feeling like this

 

Some excerpts adopted from an e-mail….

 

Right now I am sitting in the teacher’s office at my school… the Internet has stopped working and I’m not ready pulang or return home just yet. While the past two in a half weeks here have been a complete blur of random activities (or lackthereof), strange/unique conversations, and other culturally immersing experiences, yesterday was pretty strange and I still feel wiped out. In the morning, I sat at a table and looked pretty while new students paid a small fee to register for their classes. School starts on July 11th, and it would be an understatement to say I’ve been patiently waiting for this day to come. Afterwards, I had plans to go with my kepala sekolah or literally “head school” aka principal to Mojokerto to see her home, and hang around until an evening religious event that I was invited to. This turned into stopping by a fellow teacher’s home, who was busy preparing for his son’s circumcision party (which is later this afternoon), and then being shown off like a new puppy to various friends of my principal. We went to some ministry of education’s office, where after 10 minutes of knowing each other, I was invited to go with the official to his home and also accompany him and his family to Surabaya at 5:30am the next day (Thanks, but no thanks!)! It got quite old… and I reached a close to tipping point in the car on the way to the event later that evening (it was a mixture of having met like 30 new people, having to explain myself that many times, and just being tired and exhausted as a result, can’t blame me!), when I was asked the same series of questions (asked in a variety of different ways, a mixture of bahasa Indonesia and Javanese, as if I couldn’t be MORE confused):

-How long have you been in Indonesia

-Are you krasan, or feel at home here?

-Have you been to Bali?

-Where do you live?

-Why do you come here?

-What do you think about Indonesian food?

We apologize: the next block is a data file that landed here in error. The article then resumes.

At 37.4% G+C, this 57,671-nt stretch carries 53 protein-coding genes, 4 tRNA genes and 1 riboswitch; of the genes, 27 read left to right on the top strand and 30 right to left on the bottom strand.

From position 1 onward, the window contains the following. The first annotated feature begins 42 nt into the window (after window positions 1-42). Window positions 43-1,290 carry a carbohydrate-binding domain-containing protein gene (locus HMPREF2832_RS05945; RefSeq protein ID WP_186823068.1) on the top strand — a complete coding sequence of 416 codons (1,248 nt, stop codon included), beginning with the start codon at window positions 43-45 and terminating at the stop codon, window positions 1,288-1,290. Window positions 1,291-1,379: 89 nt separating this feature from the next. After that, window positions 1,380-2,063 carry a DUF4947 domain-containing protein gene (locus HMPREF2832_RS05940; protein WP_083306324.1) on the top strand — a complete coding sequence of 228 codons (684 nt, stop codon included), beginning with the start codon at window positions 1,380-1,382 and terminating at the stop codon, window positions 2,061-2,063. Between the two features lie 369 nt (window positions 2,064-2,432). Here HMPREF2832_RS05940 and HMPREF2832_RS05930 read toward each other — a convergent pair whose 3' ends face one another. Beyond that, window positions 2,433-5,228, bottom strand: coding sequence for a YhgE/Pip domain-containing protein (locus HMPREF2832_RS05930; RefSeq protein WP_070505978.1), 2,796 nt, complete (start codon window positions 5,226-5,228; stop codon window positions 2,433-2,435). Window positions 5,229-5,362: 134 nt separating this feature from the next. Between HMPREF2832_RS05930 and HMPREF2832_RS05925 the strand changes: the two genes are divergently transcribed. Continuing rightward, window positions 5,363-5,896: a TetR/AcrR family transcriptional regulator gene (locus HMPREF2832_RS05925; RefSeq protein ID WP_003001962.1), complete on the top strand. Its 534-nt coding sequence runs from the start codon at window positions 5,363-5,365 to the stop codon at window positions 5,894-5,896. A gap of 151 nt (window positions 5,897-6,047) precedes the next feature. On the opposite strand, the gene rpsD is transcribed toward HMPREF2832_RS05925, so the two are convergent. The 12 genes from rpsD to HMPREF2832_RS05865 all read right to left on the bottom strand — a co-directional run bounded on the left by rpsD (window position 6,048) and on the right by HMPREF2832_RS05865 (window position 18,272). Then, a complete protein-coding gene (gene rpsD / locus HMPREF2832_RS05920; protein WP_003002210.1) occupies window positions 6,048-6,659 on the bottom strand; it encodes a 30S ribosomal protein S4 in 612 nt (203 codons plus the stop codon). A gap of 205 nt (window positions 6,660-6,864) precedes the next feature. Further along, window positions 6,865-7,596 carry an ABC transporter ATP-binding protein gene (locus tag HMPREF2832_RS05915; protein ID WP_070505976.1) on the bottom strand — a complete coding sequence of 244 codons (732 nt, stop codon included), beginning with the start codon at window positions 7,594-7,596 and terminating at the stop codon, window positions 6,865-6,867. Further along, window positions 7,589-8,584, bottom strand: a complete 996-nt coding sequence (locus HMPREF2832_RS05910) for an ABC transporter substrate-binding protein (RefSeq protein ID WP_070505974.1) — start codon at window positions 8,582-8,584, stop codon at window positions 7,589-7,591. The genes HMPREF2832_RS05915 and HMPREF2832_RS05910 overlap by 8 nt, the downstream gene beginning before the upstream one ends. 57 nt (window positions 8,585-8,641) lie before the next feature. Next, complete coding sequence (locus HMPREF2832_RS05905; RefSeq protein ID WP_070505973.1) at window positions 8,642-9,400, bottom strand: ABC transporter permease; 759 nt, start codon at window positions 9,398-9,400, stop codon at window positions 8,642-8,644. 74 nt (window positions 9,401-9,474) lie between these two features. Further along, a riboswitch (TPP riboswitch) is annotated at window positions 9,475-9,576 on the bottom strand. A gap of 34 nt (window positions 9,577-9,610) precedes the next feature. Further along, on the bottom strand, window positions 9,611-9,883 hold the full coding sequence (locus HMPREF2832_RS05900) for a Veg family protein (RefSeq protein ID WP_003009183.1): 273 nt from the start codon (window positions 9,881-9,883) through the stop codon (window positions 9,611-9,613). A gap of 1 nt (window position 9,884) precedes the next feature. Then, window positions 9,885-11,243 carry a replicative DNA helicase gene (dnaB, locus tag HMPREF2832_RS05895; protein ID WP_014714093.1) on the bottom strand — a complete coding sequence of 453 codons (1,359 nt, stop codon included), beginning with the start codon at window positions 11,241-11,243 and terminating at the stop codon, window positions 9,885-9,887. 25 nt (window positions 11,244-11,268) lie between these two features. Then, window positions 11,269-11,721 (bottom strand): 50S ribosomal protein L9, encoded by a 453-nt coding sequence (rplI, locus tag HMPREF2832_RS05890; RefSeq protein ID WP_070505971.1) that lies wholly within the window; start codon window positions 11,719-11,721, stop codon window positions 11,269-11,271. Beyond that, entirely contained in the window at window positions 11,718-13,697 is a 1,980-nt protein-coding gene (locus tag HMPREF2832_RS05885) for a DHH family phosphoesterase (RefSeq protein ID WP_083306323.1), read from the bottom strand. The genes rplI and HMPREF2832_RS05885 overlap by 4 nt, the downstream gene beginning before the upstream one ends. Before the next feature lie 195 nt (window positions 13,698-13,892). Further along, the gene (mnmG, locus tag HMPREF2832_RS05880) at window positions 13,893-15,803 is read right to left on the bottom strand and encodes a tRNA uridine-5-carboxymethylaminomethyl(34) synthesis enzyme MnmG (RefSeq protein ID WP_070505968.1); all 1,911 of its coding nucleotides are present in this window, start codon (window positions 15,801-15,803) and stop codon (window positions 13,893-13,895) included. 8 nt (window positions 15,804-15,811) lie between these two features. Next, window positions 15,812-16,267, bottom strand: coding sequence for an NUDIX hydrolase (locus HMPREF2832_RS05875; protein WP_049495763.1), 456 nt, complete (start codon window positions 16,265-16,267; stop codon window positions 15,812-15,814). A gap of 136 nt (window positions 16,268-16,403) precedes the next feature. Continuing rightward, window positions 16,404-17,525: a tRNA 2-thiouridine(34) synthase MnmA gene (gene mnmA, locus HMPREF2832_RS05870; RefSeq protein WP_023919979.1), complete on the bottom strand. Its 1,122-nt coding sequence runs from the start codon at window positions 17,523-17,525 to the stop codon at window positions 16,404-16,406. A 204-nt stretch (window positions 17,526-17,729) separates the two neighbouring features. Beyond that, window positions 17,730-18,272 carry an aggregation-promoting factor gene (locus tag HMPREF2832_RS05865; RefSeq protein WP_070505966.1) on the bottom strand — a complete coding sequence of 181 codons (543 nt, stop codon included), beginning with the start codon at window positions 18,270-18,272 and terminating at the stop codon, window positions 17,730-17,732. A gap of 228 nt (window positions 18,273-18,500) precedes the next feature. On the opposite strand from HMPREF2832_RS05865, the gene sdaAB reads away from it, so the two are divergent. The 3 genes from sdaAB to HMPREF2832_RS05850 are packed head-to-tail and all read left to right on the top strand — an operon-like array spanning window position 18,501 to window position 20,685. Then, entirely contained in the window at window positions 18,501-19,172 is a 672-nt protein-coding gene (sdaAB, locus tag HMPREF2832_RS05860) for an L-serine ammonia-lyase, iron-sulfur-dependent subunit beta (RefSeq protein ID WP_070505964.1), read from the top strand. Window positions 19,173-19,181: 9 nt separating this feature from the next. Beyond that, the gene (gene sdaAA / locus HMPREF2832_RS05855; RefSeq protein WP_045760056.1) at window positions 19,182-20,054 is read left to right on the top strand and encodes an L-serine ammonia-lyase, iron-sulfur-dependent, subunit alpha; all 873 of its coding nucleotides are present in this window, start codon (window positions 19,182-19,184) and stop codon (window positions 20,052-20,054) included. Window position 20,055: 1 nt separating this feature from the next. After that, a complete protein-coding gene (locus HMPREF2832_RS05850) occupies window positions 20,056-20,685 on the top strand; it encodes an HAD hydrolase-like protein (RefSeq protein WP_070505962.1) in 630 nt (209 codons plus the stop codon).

-Do you like sambal, or hot sauce? Do you like to eat bakso ? (Refer to www.freshtodeathindo.tumblr.com, for a nice photo of bakso!)

****this question is always followed by my principal, or someone explaining to the person that I am a vegetarian and that I don’t eat daging atau ikan –meat or fish. BUT always assure them that I do however LOVE (ha!) tempeh dan tahu –tempe and tofu

-Are you married yet?

-What do you think of Indonesian people?

-Can you speak Indonesian? Oh…my English is very bad… I want to learn more… can you speak Javanese? ***followed by my principal giving me the eyes to say in Javanese “ya, iso basa Jawa” even though I really CAN’T speak it, but it makes the people go wild with laughter.

-You are very beautiful…

-NOT only do I get these questions, but my principal HAS to tell EVERYYYYYone EVERY mistaken thing I’ve said, just for kicks. And then they all laugh at me.

 

… just so you can get an idea of why I want to hide in a cave sometimes!

While at my principal’s home, which is under construction, I took a nap. Because the house is being renovated, everything is really disorganized–the bed is in the same room everyone walks through, and also is where the dining table was… so my nap wasn’t a real nap… then my principal told me to “get up” and barely gave me a chance to actually wake up, so I was still groggy, and sweating, and felt jelek or ugly, and she paraded me through her neighborhood. She kind of treats me like a 5 year-old, nudging me to introduce myself and say ‘excuse me’ and ‘thank you’ to people in Javanese. She loves me so much, she even told me she wanted to me become her daughter-in-law (she has three sons, sidenote: one of whom I met and found out his ring tone is that song “the club can’t even handle me right nowwwww”), and then proceeded to slap my butt!  As we prepared for the religious event, I was told I had to wear a head scarf—I wrapped this light pink scarf around my head, and laughed at myself. I looked incredibly silly and will post a photo soon. I was pretty surprised with how uncomfortable I felt wearing the scarf to the event even though it was more custom rather than them trying to impose a belief on me. Something didn’t feel right—It made me appreciate being able to show my long black hair and eccentric earrings. The religious event was at this very fancy, air-conditioned venue, rightfully named “Astoria”. I could tell this was a high-society event when I saw all of the SUVs in the parking lot… and surely the women were dressed to the T, in flowy batik dresses, and colorful jilbabs with sparkly pins. The event was sponsored by the biggest paper manufacturer in SE Asia, and there were many “motivational” speakers, or something to the equivalent. Of course it wouldn’t have been a true Indonesian event without snack boxes, big speakers, and lots of singing of religious songs. Additionally there were magic tricks, lots of laughing about how orang China or Chinese people speak, and a raffling of an LCD 32’ flatscreen! I didn’t get home until 12a, making my day about 18 hours long.